By Ben Klayman
DETROIT (Reuters) -A union-affiliated pension fund advisor said it is pressing Rivian on human rights and environment concerns in the electric vehicle startup's battery supply chain ahead of its expected blockbuster initial public offering.
SOC Investment Group, in a letter sent Wednesday to Rivian board member Rose Marcario, called on the Irvine, California-based company to "commit to a rigorous human rights assessment of Rivian and its value chain" before it finalizes the S-1 document with U.S. regulators for its IPO. SOC provided a copy of the letter to Reuters.
"Failure to address potential human rights abuses and environmental harms associated with the battery life cycle exposes Rivian to significant regulatory, litigation and reputational risks," SOC Executive Director Dieter Waizenegger said in the letter, calling on Rivian to respond by Nov. 3.
"It just was baffling to us when we were looking through the S-1 that they're completely silent on that," he added in an interview with Reuters, citing the company's marketing to consumers who enjoy an outdoor lifestyle. "The (battery) supply chain and production is rife with human rights risks."
As issues of environmental, social and corporate governance take on growing important with investors, automakers have come under pressure to prove that such minerals as lithium and cobalt for their electric vehicles batteries are sourced without human rights abuses.
In the past, Tesla Chief Executive Elon Musk has expressed his desire to eliminate the use of cobalt from the EV leader's batteries because of the financial and reputation risk of a metal associated with child labor and poor safety conditions at artisanal mines in the Democratic Republic of Congo, the world's dominant producer.
SOC called on Rivian to adopt policies to identify and prevent human rights risks and environmental impacts through its supply chain based on United Nations guiding principles for businesses.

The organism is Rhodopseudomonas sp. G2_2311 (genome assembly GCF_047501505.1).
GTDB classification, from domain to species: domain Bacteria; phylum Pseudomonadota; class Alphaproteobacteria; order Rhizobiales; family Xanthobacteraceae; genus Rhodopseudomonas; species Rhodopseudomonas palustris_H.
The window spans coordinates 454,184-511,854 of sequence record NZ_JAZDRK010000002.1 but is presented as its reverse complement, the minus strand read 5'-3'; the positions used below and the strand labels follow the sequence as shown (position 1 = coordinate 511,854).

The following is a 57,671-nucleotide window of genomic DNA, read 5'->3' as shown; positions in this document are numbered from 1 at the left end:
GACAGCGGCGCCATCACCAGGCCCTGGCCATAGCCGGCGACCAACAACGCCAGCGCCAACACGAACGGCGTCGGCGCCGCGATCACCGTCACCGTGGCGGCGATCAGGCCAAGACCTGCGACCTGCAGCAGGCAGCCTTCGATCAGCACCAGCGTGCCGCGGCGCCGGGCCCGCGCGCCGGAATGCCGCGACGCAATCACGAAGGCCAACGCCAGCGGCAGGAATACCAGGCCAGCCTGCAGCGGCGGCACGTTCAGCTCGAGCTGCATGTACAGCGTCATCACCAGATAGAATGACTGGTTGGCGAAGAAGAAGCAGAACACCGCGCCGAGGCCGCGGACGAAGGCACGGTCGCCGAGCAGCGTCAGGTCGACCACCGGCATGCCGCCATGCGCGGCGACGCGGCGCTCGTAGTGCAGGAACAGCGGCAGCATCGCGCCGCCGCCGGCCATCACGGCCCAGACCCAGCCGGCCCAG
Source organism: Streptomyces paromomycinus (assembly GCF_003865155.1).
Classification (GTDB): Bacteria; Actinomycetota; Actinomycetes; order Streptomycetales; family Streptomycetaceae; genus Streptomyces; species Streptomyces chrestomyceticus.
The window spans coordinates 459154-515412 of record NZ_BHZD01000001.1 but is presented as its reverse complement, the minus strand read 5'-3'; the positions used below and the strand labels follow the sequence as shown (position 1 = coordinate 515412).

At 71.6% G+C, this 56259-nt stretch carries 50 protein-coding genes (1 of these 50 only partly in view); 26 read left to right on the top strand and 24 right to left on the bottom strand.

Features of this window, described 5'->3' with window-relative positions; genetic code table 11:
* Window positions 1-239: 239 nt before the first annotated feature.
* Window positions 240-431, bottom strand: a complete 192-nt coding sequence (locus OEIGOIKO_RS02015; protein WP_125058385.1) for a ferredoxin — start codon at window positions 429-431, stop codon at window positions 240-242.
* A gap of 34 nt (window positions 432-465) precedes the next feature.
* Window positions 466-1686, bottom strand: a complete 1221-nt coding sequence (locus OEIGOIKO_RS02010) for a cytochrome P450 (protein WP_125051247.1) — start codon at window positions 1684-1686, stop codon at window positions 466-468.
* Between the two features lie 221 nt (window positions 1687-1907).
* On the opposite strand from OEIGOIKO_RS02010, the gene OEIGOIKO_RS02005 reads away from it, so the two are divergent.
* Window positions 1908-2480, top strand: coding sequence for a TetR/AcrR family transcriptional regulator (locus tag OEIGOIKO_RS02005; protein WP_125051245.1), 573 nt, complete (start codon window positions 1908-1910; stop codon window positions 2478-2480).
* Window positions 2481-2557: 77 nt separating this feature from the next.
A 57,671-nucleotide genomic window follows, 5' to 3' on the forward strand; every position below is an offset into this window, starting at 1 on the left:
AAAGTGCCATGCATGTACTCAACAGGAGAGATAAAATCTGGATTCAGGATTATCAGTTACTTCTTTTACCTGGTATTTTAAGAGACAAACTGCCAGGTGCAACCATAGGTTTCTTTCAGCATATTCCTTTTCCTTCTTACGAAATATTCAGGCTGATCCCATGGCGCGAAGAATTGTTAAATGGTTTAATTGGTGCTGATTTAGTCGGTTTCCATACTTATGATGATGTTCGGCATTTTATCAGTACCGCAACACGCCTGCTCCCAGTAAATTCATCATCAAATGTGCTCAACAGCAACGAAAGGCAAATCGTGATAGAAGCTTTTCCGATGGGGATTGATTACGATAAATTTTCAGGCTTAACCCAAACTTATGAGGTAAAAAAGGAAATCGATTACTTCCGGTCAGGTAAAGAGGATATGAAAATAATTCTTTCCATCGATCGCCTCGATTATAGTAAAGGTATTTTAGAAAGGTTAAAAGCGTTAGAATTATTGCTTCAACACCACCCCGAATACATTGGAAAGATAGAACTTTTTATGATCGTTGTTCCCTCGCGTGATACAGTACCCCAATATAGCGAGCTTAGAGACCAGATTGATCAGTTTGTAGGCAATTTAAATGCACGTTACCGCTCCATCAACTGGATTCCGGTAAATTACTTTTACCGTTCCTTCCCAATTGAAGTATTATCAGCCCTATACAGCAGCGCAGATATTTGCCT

It also wants Rivian to publicly support a moratorium on deep-seabed mining, adopt a policy not to buy minerals from the deep seabed, designate a board committee with responsibility for oversight of these issues and report annually to investors on the company's efforts.
Rivian said the health and wellbeing of people and the planet informed how it operates.
"Working with materials suppliers and supply chain partners on ethical sourcing practices is a critical piece of that," the company said in a statement. "As we've laid out in our IPO filing documents, we're committed to responsible environmental, social, and governance practices and that includes thorough reporting and disclosure.”
Rivian is nearing an IPO in the coming weeks that could attract a valuation of about $80 billion and raise between $5 billion and $8 billion for the company. Its pre-IPO investors include Ford Motor Co, Amazon.com, T. Rowe Price and BlackRock.
SOC, formerly known as CtW Investment Group, is an advisor for union pension funds that have more than $250 billion in assets. It has taken a more activist approach with such companies as Doordash, Uber and Lyft, around such issues as board diversity, executive pay and company stock structure.
This is the first time SOC has approached an automaker about the battery supply chain, and Waizenegger said it will raise the issue with other automakers, as well as investors.
Waizenegger cited BlackRock, the world's largest asset manager, as having required companies it invests in to prevent human rights abuses. He said SOC had not yet reached out to BlackRock about its letter to Rivian.
He also said such automakers as Ford and Daimler AG have made commitments to protect human rights and the environment. In addition, AB Volvo and BMW have backed a call for a moratorium on deep-sea mining.
Amnesty International, which has reported in the past on human rights abuses in cobalt mines in Africa, have seen SOC's letter to Rivian, and welcomed the push. It was one of the authors of a report demanding companies in the battery supply chain protect humans rights and the environment.
Richard Kent, the organization's researcher on human rights and energy transition, said all automakers are falling short of implementing the United Nations guiding principles on business and human rights.
"Investors are playing an increasingly active role in due diligence around the world, particularly in companies driving the energy transition," he said.
(Reporting by Ben Klayman in DetroitEditing by Nick Zieminski)